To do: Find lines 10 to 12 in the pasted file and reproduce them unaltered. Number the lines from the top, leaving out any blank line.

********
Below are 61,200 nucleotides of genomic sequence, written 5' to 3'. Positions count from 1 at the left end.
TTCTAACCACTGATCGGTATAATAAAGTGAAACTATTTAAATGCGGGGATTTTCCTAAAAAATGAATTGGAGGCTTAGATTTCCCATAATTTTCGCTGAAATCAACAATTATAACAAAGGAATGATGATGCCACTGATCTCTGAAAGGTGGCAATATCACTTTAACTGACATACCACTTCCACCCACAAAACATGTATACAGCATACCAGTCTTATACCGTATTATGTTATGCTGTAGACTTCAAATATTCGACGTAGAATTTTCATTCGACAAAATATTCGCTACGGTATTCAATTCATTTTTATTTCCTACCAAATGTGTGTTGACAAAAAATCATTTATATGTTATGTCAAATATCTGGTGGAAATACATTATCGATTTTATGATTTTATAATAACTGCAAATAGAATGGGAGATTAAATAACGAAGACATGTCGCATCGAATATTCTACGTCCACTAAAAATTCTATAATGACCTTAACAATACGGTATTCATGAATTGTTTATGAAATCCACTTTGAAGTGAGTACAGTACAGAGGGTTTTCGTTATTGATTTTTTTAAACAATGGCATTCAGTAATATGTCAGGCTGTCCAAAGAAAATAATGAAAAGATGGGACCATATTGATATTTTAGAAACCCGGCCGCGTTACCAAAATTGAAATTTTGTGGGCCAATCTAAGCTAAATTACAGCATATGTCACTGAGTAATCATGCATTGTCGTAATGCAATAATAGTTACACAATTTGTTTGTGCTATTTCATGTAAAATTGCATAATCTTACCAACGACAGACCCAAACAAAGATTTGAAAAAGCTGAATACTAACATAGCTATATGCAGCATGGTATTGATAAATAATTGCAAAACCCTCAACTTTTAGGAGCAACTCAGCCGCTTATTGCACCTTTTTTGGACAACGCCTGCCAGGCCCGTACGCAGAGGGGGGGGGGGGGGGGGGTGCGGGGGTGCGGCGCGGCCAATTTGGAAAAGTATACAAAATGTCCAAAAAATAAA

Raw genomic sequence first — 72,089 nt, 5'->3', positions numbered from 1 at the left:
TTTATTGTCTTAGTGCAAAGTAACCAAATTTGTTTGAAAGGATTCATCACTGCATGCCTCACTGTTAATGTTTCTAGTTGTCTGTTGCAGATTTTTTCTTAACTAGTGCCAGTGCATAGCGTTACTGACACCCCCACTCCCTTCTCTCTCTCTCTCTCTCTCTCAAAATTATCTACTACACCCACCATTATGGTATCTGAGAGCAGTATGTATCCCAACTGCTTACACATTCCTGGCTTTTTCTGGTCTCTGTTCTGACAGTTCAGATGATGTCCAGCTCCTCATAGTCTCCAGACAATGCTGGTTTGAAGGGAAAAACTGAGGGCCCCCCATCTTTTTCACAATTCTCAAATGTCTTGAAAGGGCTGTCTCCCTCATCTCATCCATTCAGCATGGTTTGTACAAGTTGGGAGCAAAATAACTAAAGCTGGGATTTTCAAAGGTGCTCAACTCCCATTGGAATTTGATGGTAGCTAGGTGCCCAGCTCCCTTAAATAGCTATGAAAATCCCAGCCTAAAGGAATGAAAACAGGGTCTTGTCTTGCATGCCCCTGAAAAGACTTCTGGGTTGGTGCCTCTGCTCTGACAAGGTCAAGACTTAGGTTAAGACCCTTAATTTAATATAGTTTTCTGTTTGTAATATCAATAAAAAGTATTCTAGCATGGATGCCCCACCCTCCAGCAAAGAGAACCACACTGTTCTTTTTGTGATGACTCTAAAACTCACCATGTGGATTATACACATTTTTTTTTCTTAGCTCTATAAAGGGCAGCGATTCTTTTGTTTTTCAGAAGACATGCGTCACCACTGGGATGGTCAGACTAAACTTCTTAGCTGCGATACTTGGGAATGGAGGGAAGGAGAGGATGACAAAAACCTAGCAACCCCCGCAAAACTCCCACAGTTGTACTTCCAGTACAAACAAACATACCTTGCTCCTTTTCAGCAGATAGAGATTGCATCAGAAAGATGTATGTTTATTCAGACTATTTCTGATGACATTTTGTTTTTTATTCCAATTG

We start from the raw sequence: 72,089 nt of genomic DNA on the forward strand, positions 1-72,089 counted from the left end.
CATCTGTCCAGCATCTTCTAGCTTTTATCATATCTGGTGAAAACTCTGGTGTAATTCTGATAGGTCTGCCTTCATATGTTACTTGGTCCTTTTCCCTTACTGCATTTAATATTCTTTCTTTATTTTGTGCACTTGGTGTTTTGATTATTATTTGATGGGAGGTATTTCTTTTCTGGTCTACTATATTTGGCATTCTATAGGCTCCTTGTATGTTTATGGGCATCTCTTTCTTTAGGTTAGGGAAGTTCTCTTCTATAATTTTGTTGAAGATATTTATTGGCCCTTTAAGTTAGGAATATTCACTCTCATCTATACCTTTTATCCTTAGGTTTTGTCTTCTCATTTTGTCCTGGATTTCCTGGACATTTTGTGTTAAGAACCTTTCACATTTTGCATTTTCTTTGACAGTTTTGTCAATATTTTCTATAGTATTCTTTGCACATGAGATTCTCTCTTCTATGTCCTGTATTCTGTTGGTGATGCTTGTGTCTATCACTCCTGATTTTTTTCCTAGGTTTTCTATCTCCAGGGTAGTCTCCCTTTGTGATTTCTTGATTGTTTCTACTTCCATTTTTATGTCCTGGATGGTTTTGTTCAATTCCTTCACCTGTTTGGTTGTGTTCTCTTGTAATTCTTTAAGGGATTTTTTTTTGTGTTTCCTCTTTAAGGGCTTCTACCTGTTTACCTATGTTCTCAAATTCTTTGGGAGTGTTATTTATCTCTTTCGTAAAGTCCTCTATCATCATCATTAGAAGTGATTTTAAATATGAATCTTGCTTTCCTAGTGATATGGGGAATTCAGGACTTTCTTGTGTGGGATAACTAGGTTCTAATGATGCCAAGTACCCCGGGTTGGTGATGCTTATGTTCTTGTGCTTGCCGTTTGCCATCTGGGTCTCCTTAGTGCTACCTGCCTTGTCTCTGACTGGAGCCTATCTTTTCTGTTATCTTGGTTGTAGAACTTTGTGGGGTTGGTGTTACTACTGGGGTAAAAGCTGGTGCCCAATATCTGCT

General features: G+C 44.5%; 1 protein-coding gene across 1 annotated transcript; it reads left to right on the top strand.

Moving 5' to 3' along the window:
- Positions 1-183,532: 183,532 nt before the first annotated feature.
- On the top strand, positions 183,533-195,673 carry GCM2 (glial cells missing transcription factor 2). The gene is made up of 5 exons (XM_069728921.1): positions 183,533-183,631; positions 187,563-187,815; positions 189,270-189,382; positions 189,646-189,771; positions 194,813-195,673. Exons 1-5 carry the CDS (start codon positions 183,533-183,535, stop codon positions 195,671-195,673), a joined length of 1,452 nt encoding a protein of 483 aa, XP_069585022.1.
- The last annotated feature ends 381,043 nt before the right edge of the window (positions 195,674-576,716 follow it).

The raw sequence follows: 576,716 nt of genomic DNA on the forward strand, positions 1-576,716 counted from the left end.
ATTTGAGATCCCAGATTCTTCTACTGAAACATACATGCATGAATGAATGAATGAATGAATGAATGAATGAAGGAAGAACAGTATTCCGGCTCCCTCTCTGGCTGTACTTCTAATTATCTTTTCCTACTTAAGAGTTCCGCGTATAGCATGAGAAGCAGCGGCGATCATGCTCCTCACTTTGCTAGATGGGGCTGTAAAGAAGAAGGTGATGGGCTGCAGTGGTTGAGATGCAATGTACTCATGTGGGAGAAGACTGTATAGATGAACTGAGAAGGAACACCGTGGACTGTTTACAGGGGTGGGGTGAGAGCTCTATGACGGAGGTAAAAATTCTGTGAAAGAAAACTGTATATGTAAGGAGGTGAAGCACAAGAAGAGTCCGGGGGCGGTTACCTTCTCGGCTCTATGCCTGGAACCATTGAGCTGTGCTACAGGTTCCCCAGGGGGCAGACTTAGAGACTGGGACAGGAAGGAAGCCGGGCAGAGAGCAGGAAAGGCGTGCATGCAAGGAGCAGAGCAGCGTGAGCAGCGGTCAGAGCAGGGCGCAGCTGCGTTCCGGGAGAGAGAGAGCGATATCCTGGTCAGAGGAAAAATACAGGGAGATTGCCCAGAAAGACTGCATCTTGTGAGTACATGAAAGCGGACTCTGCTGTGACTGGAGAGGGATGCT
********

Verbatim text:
- On the top strand, positions 183,533-195,673 carry GCM2 (glial cells missing transcription factor 2). The gene is made up of 5 exons (XM_069728921.1): positions 183,533-183,631; positions 187,563-187,815; positions 189,270-189,382; positions 189,646-189,771; positions 194,813-195,673. Exons 1-5 carry the CDS (start codon positions 183,533-183,535, stop codon positions 195,671-195,673), a joined length of 1,452 nt encoding a protein of 483 aa, XP_069585022.1.
- The last annotated feature ends 381,043 nt before the right edge of the window (positions 195,674-576,716 follow it).

The raw sequence follows: 576,716 nt of genomic DNA on the forward strand, positions 1-576,716 counted from the left end.